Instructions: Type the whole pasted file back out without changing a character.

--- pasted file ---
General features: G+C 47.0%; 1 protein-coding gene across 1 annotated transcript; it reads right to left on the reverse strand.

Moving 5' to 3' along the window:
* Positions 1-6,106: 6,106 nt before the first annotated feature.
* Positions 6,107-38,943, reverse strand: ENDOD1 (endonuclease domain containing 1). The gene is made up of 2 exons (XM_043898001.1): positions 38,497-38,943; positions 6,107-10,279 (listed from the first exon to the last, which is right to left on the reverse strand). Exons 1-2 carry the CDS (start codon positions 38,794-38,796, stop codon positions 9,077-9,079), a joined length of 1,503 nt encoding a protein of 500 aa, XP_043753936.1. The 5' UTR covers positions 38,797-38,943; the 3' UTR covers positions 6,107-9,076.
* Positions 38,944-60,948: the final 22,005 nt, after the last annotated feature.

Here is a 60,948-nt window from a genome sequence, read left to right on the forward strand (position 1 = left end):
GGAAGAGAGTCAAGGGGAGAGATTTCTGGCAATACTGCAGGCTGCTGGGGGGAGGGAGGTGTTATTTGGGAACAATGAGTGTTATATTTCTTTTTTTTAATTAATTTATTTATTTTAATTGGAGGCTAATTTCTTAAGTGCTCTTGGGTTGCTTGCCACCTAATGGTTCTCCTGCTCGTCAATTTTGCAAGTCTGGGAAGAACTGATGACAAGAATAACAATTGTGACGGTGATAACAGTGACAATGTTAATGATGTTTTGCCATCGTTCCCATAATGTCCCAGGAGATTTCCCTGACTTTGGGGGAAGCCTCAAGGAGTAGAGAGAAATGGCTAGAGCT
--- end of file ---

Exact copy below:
General features: G+C 47.0%; 1 protein-coding gene across 1 annotated transcript; it reads right to left on the reverse strand.

Moving 5' to 3' along the window:
* Positions 1-6,106: 6,106 nt before the first annotated feature.
* Positions 6,107-38,943, reverse strand: ENDOD1 (endonuclease domain containing 1). The gene is made up of 2 exons (XM_043898001.1): positions 38,497-38,943; positions 6,107-10,279 (listed from the first exon to the last, which is right to left on the reverse strand). Exons 1-2 carry the CDS (start codon positions 38,794-38,796, stop codon positions 9,077-9,079), a joined length of 1,503 nt encoding a protein of 500 aa, XP_043753936.1. The 5' UTR covers positions 38,797-38,943; the 3' UTR covers positions 6,107-9,076.
* Positions 38,944-60,948: the final 22,005 nt, after the last annotated feature.

Here is a 60,948-nt window from a genome sequence, read left to right on the forward strand (position 1 = left end):
GGAAGAGAGTCAAGGGGAGAGATTTCTGGCAATACTGCAGGCTGCTGGGGGGAGGGAGGTGTTATTTGGGAACAATGAGTGTTATATTTCTTTTTTTTAATTAATTTATTTATTTTAATTGGAGGCTAATTTCTTAAGTGCTCTTGGGTTGCTTGCCACCTAATGGTTCTCCTGCTCGTCAATTTTGCAAGTCTGGGAAGAACTGATGACAAGAATAACAATTGTGACGGTGATAACAGTGACAATGTTAATGATGTTTTGCCATCGTTCCCATAATGTCCCAGGAGATTTCCCTGACTTTGGGGGAAGCCTCAAGGAGTAGAGAGAAATGGCTAGAGCT